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A novel extracellular calcium-dependent cysteine proteinase from Crithidia deanei

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A novel extracellular calcium-dependent cysteine proteinase from Crithidia deanei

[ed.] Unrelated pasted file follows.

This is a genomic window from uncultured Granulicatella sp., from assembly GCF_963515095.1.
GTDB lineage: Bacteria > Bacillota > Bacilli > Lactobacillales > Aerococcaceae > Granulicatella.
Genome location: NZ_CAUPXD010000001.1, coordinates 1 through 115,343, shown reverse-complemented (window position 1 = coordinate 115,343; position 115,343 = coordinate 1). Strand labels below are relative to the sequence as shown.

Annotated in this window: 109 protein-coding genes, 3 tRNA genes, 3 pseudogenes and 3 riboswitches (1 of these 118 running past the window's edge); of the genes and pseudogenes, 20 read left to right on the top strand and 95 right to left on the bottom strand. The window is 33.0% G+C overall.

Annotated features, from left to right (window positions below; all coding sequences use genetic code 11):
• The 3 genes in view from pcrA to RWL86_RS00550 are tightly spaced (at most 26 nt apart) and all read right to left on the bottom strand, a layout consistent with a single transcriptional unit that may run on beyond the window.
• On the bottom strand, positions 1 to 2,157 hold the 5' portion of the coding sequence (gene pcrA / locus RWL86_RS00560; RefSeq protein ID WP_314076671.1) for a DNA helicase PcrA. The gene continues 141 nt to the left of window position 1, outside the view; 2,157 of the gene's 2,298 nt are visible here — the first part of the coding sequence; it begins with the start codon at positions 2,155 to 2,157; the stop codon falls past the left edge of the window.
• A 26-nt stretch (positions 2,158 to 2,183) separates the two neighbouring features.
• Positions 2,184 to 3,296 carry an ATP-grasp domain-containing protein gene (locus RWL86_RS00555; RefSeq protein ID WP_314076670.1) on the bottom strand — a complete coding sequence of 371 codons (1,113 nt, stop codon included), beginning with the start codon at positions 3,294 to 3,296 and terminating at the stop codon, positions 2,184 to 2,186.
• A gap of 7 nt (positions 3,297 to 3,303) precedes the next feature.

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  A novel extracellular calcium-dependent cysteine proteinasefrom  Crithidia deanei  Claudia M. d  Avila-Levy, Rodrigo F. Souza, Rosana C. Gomes,Alane B. Vermelho, and Marta H. Branquinha * Departamento de Microbiologia Geral, Instituto de Microbiologia Prof. Paulo de G   oo es, Universidade Federal do Rio de Janeiro, CCS,Bl I, 21941-590, Rio de Janeiro, RJ, Brazil  Received 15 April 2003, and in revised form 25 September 2003 Abstract An extracellular cysteine proteinase from an aposymbiotic strain of   Crithidia deanei   was purified 39-fold by a combination of anion-exchange and gel filtration chromatographies. The native molecular mass of this proteinase was estimated to be 225kDa bygel filtration chromatography and it migrates in SDS–PAGE as a single band of 80kDa. The optimal enzymatic activity on gelatinwas found to occur in the presence of calcium at a neutral pH and at 28  C. The enzyme was completely blocked by E-64 and EGTA,and partially inhibited by iodoacetamide, leupeptin, and EDTA. Compounds such as PMSF, aprotinin, and pepstatin weakly in-hibited the enzyme. The protein purified in the present work shares some features with those of the family of neutral calcium-dependent cysteine proteinases named calpains, previously detected in the family Trypanosomatidae as cell-associated enzymes in Leishmania donovani   and  Trypanosoma brucei  . The cysteine proteinase from  C. deanei   is distinct from the well-characterizedmammalian calpains, but some degree of similarity is displayed to invertebrate calpain-related enzymes.   2003 Elsevier Inc. All rights reserved. Keywords:  Endosymbiont; Trypanosomatid; Purification; Extracellular proteinase; Cysteine proteinase; Calpain The medical and economic importance of trypano-somatids that infect vertebrates (e.g.,  Trypanosomabrucei  ,  T. congolense ,  T. cruzi  , and  Leishmania  spp.) andplants ( Phytomonas  spp.), together with their unusualcellular and antigenic characteristics, has resulted in thepreferential investigation of these taxa by researchers,whereas trypanosomatids that infect insects have largelybeen overlooked. Nevertheless, the lower trypanoso-matids have been used as laboratory models for bio-chemical and molecular studies because they are easilycultured under axenic conditions [1].The genus  Crithidia  comprises monoxenic parasitesof insects that present amastigote forms and a barley-corn form, named choanomastigote, in their life cycle[1]. In this genus, the trypanosomatids  C. deanei  ,  C.desouzai  , and  C. oncopelti   contain bacterial symbionts inthe cytoplasm, known as endosymbionts. The availabledata in the literature indicate that the presence of theendosymbiont interferes in many aspects with the me-tabolism of the trypanosomatid, suggesting that severalmetabolites important for the eukaryotic cell growth aresynthesized by the bacterium (reviewed in [2]). Thepossibility of elimination of the endosymbiont by theusage of antibiotics (cure) has increased the interest inthe study of endosymbiont-harboring species, sinceseveral bacteria–protozoa interactions can be analyzedby the comparison of cured and normal strains.Our group has been examining the role of proteolyticactivities in trypanosomatids. Proteases are enzymesthat catalyze the hydrolysis of peptide bonds. They aredivided into four major families by virtue of the specificchemistry of their active site: aspartic-, serine-, metallo-,and cysteine proteinases. These enzymes have been im-plicated in various facets of host–parasite relationship,including parasite survival and pathogenesis as well asthe breakdown of host proteins to provide amino acidsfor nutrition (reviewed in [3]). * Corresponding author. Fax: +55-21-2560-8344. E-mail address:  mbranquinha@micro.ufrj.br (M.H. Branquinha).0003-9861/$ - see front matter    2003 Elsevier Inc. All rights reserved.doi:10.1016/j.abb.2003.09.033Archives of Biochemistry and Biophysics 420 (2003) 1–8  ABB www.elsevier.com/locate/yabbi  The detection of cysteine proteinases in the culturesupernatant of monoxenic trypanosomatids was re-cently reported in  C. deanei   (cured and normalstrains) and  C. desouzai   [4]. Up to now, these are theonly known monoxenic trypanosomatids that secretethis proteolytic class. Released cysteine proteinaseshave also been detected in the heteroxenic species  T.cruzi   [5] and  T. brucei   [6]. In the former, the majorcell-associated cysteine proteinase, named cruzipain, isalso detected in the culture supernatant [7]. Metallo-proteinases have been widely detected extracellularlyin monoxenic parasites of the genera  Crithidia  [4,8,9], Herpetomonas  [10],  Blastocrithidia  [11], and also in theheteroxenic genus  Phytomonas  [12,13]. The secretionof cysteine proteinases by a restricted group of monoxenic trypanosomatids may reflect some para-site–host interactions or differences in the overallmetabolism of these parasites that were not studiedyet [4].Here, we report the purification and partial charac-terization of an extracellular calcium-dependent cysteineproteinase from an aposymbiotic strain of   C. deanei  .The cured strain was used because a proteolytic assayusing gelatin as substrate demonstrated a twofold en-hancement of the overall extracellular proteolytic ac-tivity, in comparison to the wild strain [4]. Thisapproach is a way for the characterization of similarenzymes in monoxenic and heteroxenic species to de-termine the importance of the extracellular proteinasesin the Trypanosomatidae family. Materials and methods Parasite The bacterium-free strain of the trypanosomatid  C.deanei   was kindly provided by Dr. Maria Cristina M.Motta (Instituto de Biof   ıısica Carlos Chagas Filho,Universidade Federal do Rio de Janeiro, Brazil). Preparation of the cell-free supernatantCrithidia deanei   was maintained in yeast extract– peptone–KCl–sucrose medium supplemented with2mg% hemin (w/v) and 1% (v/v) heat-inactivated fetalbovine serum. Cells (10 11 ) were harvested at the logphase (36h) by centrifugation (2500  g   for 15min at4  C) and washed three times with cold PBS. The intactcells were resuspended in 1L of isotonic phosphatebuffer and incubated for 6h at 28  C. After this inter-val, the cells were removed by centrifugation and thesupernatant was passed over a 0.22- l m filtration unit(Millipore). The supernatant was concentrated 250times in an Amicon Diaflo membrane (cut-off 10,000MW). Cellular viability The survivability of the organisms along the incuba-tion in the isotonic phosphate buffer was assessed bymobility, trypan blue cell dye exclusion [14], and bycounting(withhemocytometer)thenumberoforganismsthroughout the incubation period. Cellular viability wasalso determined by monitoring malate dehydrogenase(MDH), an intracellular enzyme, in the supernatant [15].Briefly, the MDH activity was determined by followingphotometricallytheoxidationofNADHat340nminthepresence of oxalacetate; the production of NAD þ is ac-companied by observing the lack of absorbance at340nm. At each hour of incubation, 10-ml aliquots werecollected, and the protein content, the proteolytic andMDH activities were measured in the cell-free superna-tant. A positive control of the MDH activity was done inthe culture by lysing cells with 20% Triton X-100. Proteinase purification The chromatographic separations were carried out atroom temperature (about 22  C) using an FPLC system(Pharmacia). Briefly, the sample was applied to a Mono-QHR5/5anion-exchangecolumn(Pharmacia)witha40-mingradientfrom0to1MNaClin10mMTris–HCl(pH8.9) at a flow rate of 1mlmin  1 . Fractions with proteo-lytic activity towards gelatin were pooled and concen-tratedwithanAmiconultrafiltrationcellequippedwithaYM-10 membrane. The concentrate was subjected to gelfiltration using a Superose 12 HR10/30 column (Phar-macia), previously equilibrated in 100mM Tris–HCl, pH8.9,andthechromatographywasconductedataflowrateof 0.5mlmin  1 for 40min. The column was calibrated inthe same buffer with the following markers: catalase(232kDa),  b -amylase (200kDa), alcohol dehydrogenase(150 kDa), bovine serum albumin (66kDa), and cyto-chrome  c  (12.4kDa) (Sigma). The enzyme was storedat ) 20  C and used throughout this study. Enzyme assay The proteinase activity at each purification step wasmeasured spectrophotometrically using the substrategelatin (Merck) according to the method of Jones et al.[16]. Briefly, 5 l l of the enzyme solution and 395 l l of 0.1M sodium phosphate buffer, pH 7.0, were added to600 l l of the substrate solution (1% (w/v) gelatin indistilled water) and the mixture was incubated at 28  Cfor 30min. A 300- l l sample was removed from the re-action mixture and added to 400 l l of isopropanol. Aftera 16,000  g  , 10-min centrifugation, the supernatant wasremoved and the absorbance was measured at 280nm.One unit of enzyme activity was defined as the amountof enzyme that caused an increase of 0.001 in absor-bance unit, under standard assay conditions. 2  C. M. d’Avila-Levy et al. / Archives of Biochemistry and Biophysics 420 (2003) 1–8  Protein determination For protein determination, the Bradford method [17]was employed using bovine serum albumin as standard. Electrophoresis analysis SDS–PAGE was performed at each purification stepusing 10% polyacrylamide gels in Laemmli  s buffers [18].The fractions from the Superose 12 column with pro-teolytic activity were analyzed in two different ways: (a)a non-reduced sample was mixed with SDS–PAGEbuffer and applied to the gel and (b) a reduced samplewas prepared by boiling for 5min in SDS–PAGE buffercontaining 2-mercaptoethanol. The protein bands wereidentified by silver staining [19]. Optima pH and temperature determination The effect of pH on the proteolytic activity was de-termined using the standard proteinase assay with gel-atin described above, with the following buffer systems:sodium citrate (0.1M, pH 4.0–5.0), sodium phosphate(0.1M, pH 6.0–8.0), and glycine–NaOH (0.2M, pH 9.0– 10.0). The proteolytic activity of the purified enzyme ongelatin was analyzed at different temperatures (20, 28,37, 50, and 60  C) as described before. Heat stability This assay was determined by pre-incubating thepurified enzyme in 0.1M sodium phosphate buffer, pH7.0, for 30min at 20, 28, 37, 50, and 60  C, and the re-maining enzymatic activity was measured under thestandard assay conditions described previously. Proteinase class determination The following proteinase inhibitors (Sigma) wereused: 2 l g/ml aprotinin, 2 l g/ml STI, 1mM PMSF,20 l M E-64, 10 l M iodoacetamide, 70 l M leupeptin,250 l M of 1,10-phenanthroline, 5mM EDTA, 5mMEGTA, and 1mM pepstatin. DTT was used at a finalconcentration of 2.5mM. The purified enzyme was pre-incubated for 1h at 28  C with each compound at thefinal concentrations cited above. Following this incu-bation, the substrate gelatin was added and the re-maining activity was measured under standard assayconditions. Results are expressed as the relative per-centage of activity with inhibitors subtracted from theactivity without inhibitors. Determination of calcium sensitivity The purified enzyme was dialyzed overnight at 4  Cagainst 100mM Tris–HCl, pH 8.9, containing 5mMEDTA, and 5mM EGTA. For the proteolytic assay, thereaction mixtures contained the apoenzyme, 100mMTris–HCl, pH 7.0, and varying amounts of CaCl 2  toobtain free Ca 2 þ concentrations from 0.01 to 20mM. Indifferent reaction mixtures, 5mM inorganic salt solu-tions (ZnSO 4 , MgSO 4 , MnCl 2 , and BaCl 2 ) replacedCaCl 2 . The apoenzyme was incubated for 1h at 28  Cwith each metal ion at the final concentrations citedabove. Following incubation, the substrate gelatin wasadded and the proteolytic activity measured understandard assay conditions. The results are expressed aspercentage of total activity prior to dialysis. Protein immunoblotting  The purified enzyme was electrophoretically trans-ferred to nitrocellulose. The blots were blocked with10% nonfat dried milk in PBS containing 0.05% Tween20 for 1h at room temperature and incubated with theprimary antibodies at 1:500 dilution overnight at 4  C.The membranes were incubated with the secondary an-tibody conjugated to peroxidase and visualized withdiaminobenzidine (DAB) as described by the manufac-turer (Sigma, St. Louis, MO, USA). The primary anti-bodies used were C21, C23, and C24 (raised against thewhole molecule, the cysteine active site, and the histidineactive site, respectively, of human brain m-calpain) [20],anti-Dm-calpain (raised against the  Drosophila melano- gaster  calpain) [21], and anti-cruzipain (raised againstthe major cysteine protease of   Trypanosoma cruzi  ) [22]. Results Cellular viability The cellular viability was assessed throughout the in-cubationperiodinPBSbymonitoringthemobilityofcellsand trypan blue cell dye exclusion. Non-motile or deadcells were not detected along the 6-h incubation in PBS.Besides,MDH,anintracellularenzyme,wasnotfoundinthe supernatant, indicating that the extracellular pro-teinase detected in this study was not released by autoly-sis.Fig.1showsthetimecourseofreleaseofproteinsandproteinases by the bacterium-free strain of   C. deanei   andthe absence of MDH activity in its culture supernatant. Proteinase purification An extracellular proteinase from  C. deanei   was pu-rified by a combination of anion-exchange and gel fil-tration chromatographies. The proteinases releasedalong the 6-h incubation in PBS were concentrated 250times by ultrafiltration and submitted to a Mono-Qanion-exchange column. Six major protein peaks wereeluted from this column, according to their absorbance C. M. d’Avila-Levy et al. / Archives of Biochemistry and Biophysics 420 (2003) 1–8  3  at 280nm (Fig. 2A). The fifth and sixth peaks displayedproteolytic activity and were pooled, concentrated, andseparated further by a Superose 12 HR10/30 gel filtra-tion column (Fig. 2B). This column yielded two pro-teinase peaks, and the first one (fractions 7–9) wasgathered and characterized further. The result of the  C.deanei   proteinase purification protocol, starting with2.6mg protein extract, is summarized in Table 1. Thesecond peak with proteinase activity corresponds to a60-kDa metalloproteinase found in the culture super-natant of   C. deanei  , and previously identified by ourgroup by SDS–PAGE-gelatin analysis [4]. This fractionwas not further analyzed in the present work. Estimation of molecular mass The enzyme was eluted in a fraction corresponding toa molecular mass of approximately 225kDa by gel fil-tration (Fig. 2B). SDS–PAGE analysis of the purifiedenzyme under denaturing and reducing conditions re-vealed a major band with a molecular mass of 80kDaand a lower molecular mass band at 68kDa. The non-reduced protein was also applied into SDS–PAGE tocheck the purity of the enzyme and showed a single bandat approximately 80kDa (Fig. 3). Optima pH and temperature determination The pH dependence of the purified proteinase activitywas determined by an enzymatic assay using gelatin.Under the conditions of this experiment, the enzymeexhibited maximal activity at pH 7.0. The enzyme ac-tivity decreased markedly at pH values below 6.0 andabove 9.0 (Fig. 4A). The optimum temperature of thepurified enzyme was 28  C, retaining less than 74% of itsmaximum activity at 50  C (Fig. 4B). Heat stability The stability of the proteinase was tested by pre-in-cubating the enzyme at various temperatures (20–60  C)for 30min before assaying the activity at 28  C, pH 7.0,using gelatin as substrate (Table 2). The purified enzymeretained 37 and 26% of its maximum activity at 20 and50  C, respectively. Proteinase class determination The extracellular proteinase of bacterium-free strainof   C. deanei   was completely blocked by E-64 andEGTA, and partially inhibited by iodoacetamide, leu-peptin, and EDTA. The activity of the purified pro- Fig. 2. Elution profiles of an extracellular proteinase from  C. deanei   oncolumn chromatographs. (A) Mono-Q anion-exchange column. Thecell-free extract was applied on a Mono-Q column; proteins wereeluted with a 0–1M NaCl linear gradient at a flow rate of 1ml min  1 for 40min. (B) Superose 12 gel filtration column. The fractions withproteinase activity from Mono-Q were applied to a Superose 12 gelfiltration column and elution was performed at a flow rate of 0.5mlmin  1 for 40min. The arrows indicate the calibration withprotein standards.Fig. 1. Detection of proteins and proteinases from the aposymbioticstrain of   C. deanei   in the cell-free supernatant of PBS cultivation. Themalate dehydrogenase activity was assessed throughout the incubationperiod; a positive control was done at the 6h in a culture aliquot bylysing cells with 20% Triton X-100. The values represent means of three independent experiments, which were performed in triplicate.4  C. M. d’Avila-Levy et al. / Archives of Biochemistry and Biophysics 420 (2003) 1–8  teinase against gelatin was greatly stimulated in thepresence of DTT. Compounds such as PMSF, aprotinin,STI, and pepstatin weakly inhibited the enzyme. 1,10-Phenanthroline was found to be an ineffective inhibitorof the enzyme and actually the proteolytic activity wasslightly enhanced (Table 3). Ion requirement for enzyme activity The activity of the cysteine proteinase was absolutelycalcium-dependent. The ions Zn 2 þ , Mg 2 þ , Mn 2 þ , andBa 2 þ could replace Ca 2 þ , but with less efficiency(Table 4). Western blot analysis To test if mammalian and/or Dm calpain antibodiescross-react with the calcium-dependent cysteine pro-teinase from  C. deanei  , blots were probed with differentpolyclonal antibodies. As shown in Fig. 5, only the anti-Dm calpain cross-reacted with the enzyme. No commonepitopes were found between mammalian calpains and C. deanei   cysteine proteinase. Additionally, the blotprobed with anti-cruzipain showed no cross-reactivitywith the well-characterized cysteine proteinase from  T.cruzi  . Lysates of mouse liver were recognized by C21, Table 1Purification of an extracellular cysteine proteinase from  Crithidia deanei  PurificationstepTotal protein( l g)Total activity(U)Specific activity(U l g  1 )Purification factor(fold)Activity yield(%)PBS supernatant 2613.45 3508 1.34 1 100Mono-Q 33.86 1444 42.65 31.83 41.16Superose 12 13.08 700 53.52 39.94 19.95Fig. 3. SDS–PAGE analysis of the purification steps of the extracel-lular proteinase from the bacterium-free strain of   C. deanei  . Aliquotsof samples containing proteolytic activity were taken from the fol-lowing steps: concentrated crude supernatant (lane A), anion-exchangecolumn (lane B), gel filtration column (lane C), and a non-reducedsample from gel filtration column (D). About 5 l g of protein was an-alyzed in lane A, 1.3 l g in lane B, and 0.5 l g in lanes C and D. Thenumbers on the left indicate molecular mass markers (in kDa).Fig. 4. Effect of pH (A) and temperature (B) on  C. deanei   extracellularproteinase activity. The proteolytic activity was determined at pH 4.0– 10.0 and at 20–60  C as described under Materials and methods.Maximal proteolytic activity is shown as 100%. The values representmeans of three independent experiments, which were performed intriplicate.Table 2Effect of temperature on the stability of the purified extracellularproteinaseTemperature (  C) Residual activity (%)20 3728 10037 5050 2660 0 Note.  The values represent means of three independent experi-ments, which were performed in triplicate. C. M. d’Avila-Levy et al. / Archives of Biochemistry and Biophysics 420 (2003) 1–8  5